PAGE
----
The government is likely to review the direct-to-home (DTH) television services policy guidelines to make it commercially viable and attractive to private investments.
The 10th working group on I&B ministry set up by the Planning Commission, said in its report that the present policy on DTH, announced over a year back, has not been able to promote the growth of digital set top boxes and must be reviewed at the earliest.
In November 2000, the government had announced the policy for DTH ventures in India. The policy had put a 49 per cap on foreign investment and 20 per cent cap on broadcasting and/or cable company. The entry fee for a 10-year license was pegged at Rs 10 crores, plus an annual revenue sharing of 10 per cent with the government.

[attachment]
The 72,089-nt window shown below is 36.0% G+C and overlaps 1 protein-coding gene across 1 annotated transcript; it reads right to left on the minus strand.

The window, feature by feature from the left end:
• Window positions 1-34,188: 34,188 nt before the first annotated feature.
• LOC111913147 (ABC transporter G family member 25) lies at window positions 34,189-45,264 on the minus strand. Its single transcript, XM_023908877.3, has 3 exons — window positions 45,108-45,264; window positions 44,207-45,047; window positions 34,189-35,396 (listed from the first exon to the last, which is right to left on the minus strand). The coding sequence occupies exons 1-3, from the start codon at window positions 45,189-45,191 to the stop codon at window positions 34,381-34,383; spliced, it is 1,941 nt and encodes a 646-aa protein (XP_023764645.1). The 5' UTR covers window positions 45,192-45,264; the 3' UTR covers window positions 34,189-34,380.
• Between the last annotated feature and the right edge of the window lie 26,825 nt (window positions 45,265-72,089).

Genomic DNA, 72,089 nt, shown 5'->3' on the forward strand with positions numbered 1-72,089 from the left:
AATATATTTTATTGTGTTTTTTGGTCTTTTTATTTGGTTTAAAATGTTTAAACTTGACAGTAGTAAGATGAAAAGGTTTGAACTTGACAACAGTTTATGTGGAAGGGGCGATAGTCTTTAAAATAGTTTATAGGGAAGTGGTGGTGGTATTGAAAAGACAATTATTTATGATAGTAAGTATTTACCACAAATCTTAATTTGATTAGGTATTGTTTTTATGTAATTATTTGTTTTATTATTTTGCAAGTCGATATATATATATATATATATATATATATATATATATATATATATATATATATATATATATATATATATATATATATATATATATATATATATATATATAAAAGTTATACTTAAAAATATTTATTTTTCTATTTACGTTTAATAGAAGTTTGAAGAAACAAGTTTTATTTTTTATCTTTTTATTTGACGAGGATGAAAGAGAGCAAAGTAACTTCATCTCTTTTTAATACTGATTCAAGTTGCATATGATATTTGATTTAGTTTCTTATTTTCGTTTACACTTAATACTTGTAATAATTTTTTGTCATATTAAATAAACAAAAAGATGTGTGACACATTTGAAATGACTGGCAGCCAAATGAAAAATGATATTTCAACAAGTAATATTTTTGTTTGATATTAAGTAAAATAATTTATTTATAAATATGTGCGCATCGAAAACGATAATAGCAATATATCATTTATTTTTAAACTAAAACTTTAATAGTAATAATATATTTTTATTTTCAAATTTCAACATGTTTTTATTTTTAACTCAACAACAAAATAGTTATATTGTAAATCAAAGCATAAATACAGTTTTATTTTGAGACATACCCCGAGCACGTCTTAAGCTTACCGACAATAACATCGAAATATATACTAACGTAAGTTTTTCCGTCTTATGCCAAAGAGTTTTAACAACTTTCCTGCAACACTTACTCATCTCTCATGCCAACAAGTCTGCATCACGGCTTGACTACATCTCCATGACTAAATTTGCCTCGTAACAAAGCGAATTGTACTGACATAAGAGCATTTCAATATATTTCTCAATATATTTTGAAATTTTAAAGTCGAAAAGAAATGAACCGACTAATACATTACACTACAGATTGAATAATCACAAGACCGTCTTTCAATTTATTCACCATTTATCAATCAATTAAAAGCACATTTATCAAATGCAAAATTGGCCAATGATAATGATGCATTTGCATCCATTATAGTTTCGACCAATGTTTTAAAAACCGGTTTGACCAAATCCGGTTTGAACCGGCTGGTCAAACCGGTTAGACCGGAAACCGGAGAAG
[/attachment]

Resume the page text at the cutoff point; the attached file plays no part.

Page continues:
Additionally, such a venture was to have an open architecture set top box compatible with any service if more than one DTH platform came up.
But the broadcasting industry wanted the government to waive the annual revenue sharing clause and also the 20 per cent sectoral cap. A typical DTH platform with about 100-odd channels would require investments in the region of $ 500 million.
Companies like Rupert Murdoch’s Star Group, Subhash Chandra’s Zee Telefilms, Prasar Bharati, MTNL and VSNL had evinced early interest in DTH services. But only Star seems to be still in the running of late.